and a tri-weekly line of eommodioms four hone
stage coaches connects the latter plaee with this.
J. D. VERDIER, M. D.
I cheerfully comply with the request made of me.
to giro my opinion as to the fitness of Quincy In the
State of Florida as a winter residence for invalids.
I do not think any difference of opinion can be en
tertained as to its adaptation to patients laboring
under pnlmonarv complaints. The climate, tempe- f
-- - ■ ■■■- - - -
raturo of tho atmosphoro, and other circumstances
which I need not mention, give it claims to the no
tice of consumptive patients which aro admitted by
all who arc acquainted with it. And there are oth
er diseases which aro greatly benefited by a winter
residence here, and among them I would particular
ly notioe disease* of the liver, dropsy in its various
forms, and in short, every disease which requires a
temperature warm and dry, where extremes do not
vary more than a few degrees. So mild aro our win
ter* that fires are seldom necessary. lam acquaint
ed with Jacksonville in this state, and do not hesi
tate to express my decided conviction of the superi
ority of Quincy as a winter residence. Indeed “this
fact :s admitted by all those who have tried both
place.-?. I hare observed that those invalids who for
a time resided in Quincy are very certain to return
acknowledging that they received-more benefit in
staying at Quincy than any other place at the South.
And 1 am abundantly satisfied, that if all the advan
tages held forth by Quincy to strangers apd invalids
were heralded iu the public prints, that there would
be a great iufiux of invalids, especially in the fall,
spring, and w inter months. Our climate is dry, sal
ubrious and temperate—our soil free from limestone
strata—-our water Lard, pure, and sweet
Iho society of this place is decidedly intelligent
and refined, and hospitable to strangers. Tho stand
ard of morals in Quincy is as elevated as any place
in the South. In Quincy are Presbyterian, Metho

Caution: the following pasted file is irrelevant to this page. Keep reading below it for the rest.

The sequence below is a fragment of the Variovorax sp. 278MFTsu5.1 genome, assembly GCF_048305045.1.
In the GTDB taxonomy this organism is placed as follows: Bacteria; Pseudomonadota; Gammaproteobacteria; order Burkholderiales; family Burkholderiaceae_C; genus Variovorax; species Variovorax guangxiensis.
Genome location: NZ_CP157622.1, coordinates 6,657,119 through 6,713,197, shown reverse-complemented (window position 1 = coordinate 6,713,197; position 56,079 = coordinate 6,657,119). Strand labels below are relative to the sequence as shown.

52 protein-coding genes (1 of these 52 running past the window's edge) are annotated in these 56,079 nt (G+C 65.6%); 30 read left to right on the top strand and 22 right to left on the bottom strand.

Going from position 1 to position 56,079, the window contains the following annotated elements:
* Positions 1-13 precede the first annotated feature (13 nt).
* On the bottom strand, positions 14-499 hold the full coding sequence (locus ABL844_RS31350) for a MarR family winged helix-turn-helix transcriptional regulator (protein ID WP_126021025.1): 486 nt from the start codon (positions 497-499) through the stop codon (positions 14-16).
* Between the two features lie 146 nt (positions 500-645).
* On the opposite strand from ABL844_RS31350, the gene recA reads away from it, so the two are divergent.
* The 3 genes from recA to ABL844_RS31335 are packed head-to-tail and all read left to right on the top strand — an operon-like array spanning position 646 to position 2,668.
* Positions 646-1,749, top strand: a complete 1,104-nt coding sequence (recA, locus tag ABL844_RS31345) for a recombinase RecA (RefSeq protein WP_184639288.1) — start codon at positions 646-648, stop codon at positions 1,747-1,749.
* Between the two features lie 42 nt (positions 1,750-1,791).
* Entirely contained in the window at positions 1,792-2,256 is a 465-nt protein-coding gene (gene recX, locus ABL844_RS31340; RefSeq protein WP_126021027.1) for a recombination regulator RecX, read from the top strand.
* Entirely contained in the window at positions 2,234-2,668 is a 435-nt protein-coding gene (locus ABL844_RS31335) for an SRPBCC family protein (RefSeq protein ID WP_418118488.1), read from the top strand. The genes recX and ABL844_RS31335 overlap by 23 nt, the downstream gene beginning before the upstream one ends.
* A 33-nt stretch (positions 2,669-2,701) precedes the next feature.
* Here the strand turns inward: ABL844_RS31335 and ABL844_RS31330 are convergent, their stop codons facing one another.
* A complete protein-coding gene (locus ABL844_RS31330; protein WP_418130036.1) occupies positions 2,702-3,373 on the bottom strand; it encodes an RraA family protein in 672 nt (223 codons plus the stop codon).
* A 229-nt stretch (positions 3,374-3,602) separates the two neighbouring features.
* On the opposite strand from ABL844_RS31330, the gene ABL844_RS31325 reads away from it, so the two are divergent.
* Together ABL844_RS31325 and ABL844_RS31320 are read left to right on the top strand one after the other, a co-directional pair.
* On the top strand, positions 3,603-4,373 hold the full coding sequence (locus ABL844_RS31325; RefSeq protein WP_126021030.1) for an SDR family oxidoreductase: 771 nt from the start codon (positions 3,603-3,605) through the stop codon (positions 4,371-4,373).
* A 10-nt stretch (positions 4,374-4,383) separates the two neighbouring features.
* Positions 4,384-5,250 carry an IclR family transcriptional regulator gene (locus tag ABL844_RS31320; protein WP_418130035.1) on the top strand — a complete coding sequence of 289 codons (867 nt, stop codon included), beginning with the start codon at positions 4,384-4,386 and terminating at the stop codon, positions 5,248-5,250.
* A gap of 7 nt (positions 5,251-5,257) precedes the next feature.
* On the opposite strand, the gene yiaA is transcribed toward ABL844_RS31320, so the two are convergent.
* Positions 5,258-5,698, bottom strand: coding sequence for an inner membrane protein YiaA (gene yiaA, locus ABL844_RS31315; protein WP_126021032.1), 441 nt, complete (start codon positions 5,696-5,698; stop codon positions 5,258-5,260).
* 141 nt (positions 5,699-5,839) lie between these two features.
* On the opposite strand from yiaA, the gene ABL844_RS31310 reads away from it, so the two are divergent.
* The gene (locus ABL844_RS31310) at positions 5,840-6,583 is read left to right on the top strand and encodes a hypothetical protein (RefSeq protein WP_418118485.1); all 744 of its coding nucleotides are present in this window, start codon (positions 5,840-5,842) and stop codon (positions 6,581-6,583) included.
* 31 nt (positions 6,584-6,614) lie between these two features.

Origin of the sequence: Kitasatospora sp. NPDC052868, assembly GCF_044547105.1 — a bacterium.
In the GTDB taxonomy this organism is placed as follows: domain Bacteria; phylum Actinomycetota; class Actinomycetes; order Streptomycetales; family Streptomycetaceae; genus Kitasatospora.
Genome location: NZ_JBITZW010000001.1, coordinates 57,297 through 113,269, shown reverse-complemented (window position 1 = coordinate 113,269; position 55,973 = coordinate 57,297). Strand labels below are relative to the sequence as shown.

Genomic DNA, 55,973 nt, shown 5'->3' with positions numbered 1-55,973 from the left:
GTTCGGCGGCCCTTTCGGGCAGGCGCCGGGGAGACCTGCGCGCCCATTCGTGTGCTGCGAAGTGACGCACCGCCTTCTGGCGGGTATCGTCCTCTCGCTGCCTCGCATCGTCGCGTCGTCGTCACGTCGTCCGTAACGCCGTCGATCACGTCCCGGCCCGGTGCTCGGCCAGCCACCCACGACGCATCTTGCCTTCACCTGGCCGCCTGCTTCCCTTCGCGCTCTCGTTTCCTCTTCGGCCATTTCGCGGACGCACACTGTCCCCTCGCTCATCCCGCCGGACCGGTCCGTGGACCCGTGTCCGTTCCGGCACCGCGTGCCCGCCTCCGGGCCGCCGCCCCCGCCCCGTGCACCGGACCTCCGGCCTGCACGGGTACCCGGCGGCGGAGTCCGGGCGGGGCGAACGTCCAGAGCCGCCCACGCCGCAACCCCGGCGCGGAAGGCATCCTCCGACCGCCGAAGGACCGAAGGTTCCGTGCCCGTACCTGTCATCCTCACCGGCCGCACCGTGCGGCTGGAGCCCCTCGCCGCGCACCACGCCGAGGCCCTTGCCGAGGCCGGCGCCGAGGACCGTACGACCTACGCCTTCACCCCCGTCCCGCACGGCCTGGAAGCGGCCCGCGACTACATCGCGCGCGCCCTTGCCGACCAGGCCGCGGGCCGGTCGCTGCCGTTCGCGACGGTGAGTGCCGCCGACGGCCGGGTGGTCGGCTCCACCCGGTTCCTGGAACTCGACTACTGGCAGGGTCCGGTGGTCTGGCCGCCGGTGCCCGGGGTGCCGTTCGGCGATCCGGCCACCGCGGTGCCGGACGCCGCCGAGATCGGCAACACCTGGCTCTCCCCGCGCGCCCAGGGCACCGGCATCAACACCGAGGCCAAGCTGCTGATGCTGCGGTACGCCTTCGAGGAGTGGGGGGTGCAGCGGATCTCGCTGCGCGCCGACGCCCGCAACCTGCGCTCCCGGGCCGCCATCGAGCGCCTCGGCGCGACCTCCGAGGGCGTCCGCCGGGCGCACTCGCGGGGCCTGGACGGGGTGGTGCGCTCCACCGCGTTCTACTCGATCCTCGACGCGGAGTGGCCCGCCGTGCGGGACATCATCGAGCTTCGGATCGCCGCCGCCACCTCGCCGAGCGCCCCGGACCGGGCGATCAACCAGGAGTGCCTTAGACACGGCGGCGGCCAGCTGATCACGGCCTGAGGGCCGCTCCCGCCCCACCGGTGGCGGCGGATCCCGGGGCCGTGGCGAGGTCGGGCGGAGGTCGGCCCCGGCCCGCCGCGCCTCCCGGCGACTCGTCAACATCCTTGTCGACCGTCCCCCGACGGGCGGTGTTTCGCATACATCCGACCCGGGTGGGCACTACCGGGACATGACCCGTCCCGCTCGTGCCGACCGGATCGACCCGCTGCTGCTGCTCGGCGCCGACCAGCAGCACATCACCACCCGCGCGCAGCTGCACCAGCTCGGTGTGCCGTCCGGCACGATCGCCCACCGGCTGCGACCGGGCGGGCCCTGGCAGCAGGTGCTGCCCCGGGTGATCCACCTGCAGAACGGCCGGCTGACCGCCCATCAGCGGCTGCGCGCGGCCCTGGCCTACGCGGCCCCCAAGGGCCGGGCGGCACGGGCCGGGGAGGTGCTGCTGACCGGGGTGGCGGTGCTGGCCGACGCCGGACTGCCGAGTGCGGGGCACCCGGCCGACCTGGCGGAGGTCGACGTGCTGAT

dist, Baptist, and Episcopal churches. Tho north
ern mail passes through tri-weekly, and the w estern
as many times. AN e have two tine seminaries of
learning in thy noon tide of their prosperity. In
deed, I do not know a place I would prefer to Quin
cy as a winter residence for invalids of the description
above mentioned. As it is believed we will have
invalids among us tho’ensuing season, the pro-
of tho Carolina House in this place, is now
fitting up his establishment in line stylo, carpeting
his rooms, and preparing the hotel in every way that
shall reuder comfort and plcasuro to invalids and
strangers. I have spoken cf disease in its advanced
stage* alone, but inasmuch as it is far better to
prevent than to cure disease, I would advise all who
have a predisposition to pulmonary complaints to
seek a southern clime, and of comae Quincy as the
most eligible spot. lam firmly convinced that tu
bercle may be kept in a dormant stato and conse
quently a full devclopement of tubercular phthisis
prevented by a long residence here. This remark is
not restricted to tubercular diseases but applie* gen
erally to all pulmonary complaints. To the man of
leisuro Quincy is by no means destituto of attractive
features, and of tho truth of tho remark, many
strangers who Lave sojourned among us can abun
dantly testify. And I might add that our citiaena
entertaiu many kind recollections of the numerous
visitors who have been among us for the last few
years. Most respectfully, Ac.
Ik JARROT, M. D.
Ponca do Loon discovered Florida in 1512, snd
determined its shape to be that of a peninsula, dip
ping deep into tho ocean, having the Atlantic on tho
east, and the Gulf of Mexico on the west, bounded
north by Georgia, at about 30 degree* north latitude,
it extend* south to cape Sable and embrace* Thomp
son’s island, on which is located tho town of Key
AA e*t. It also embraces other small islands, making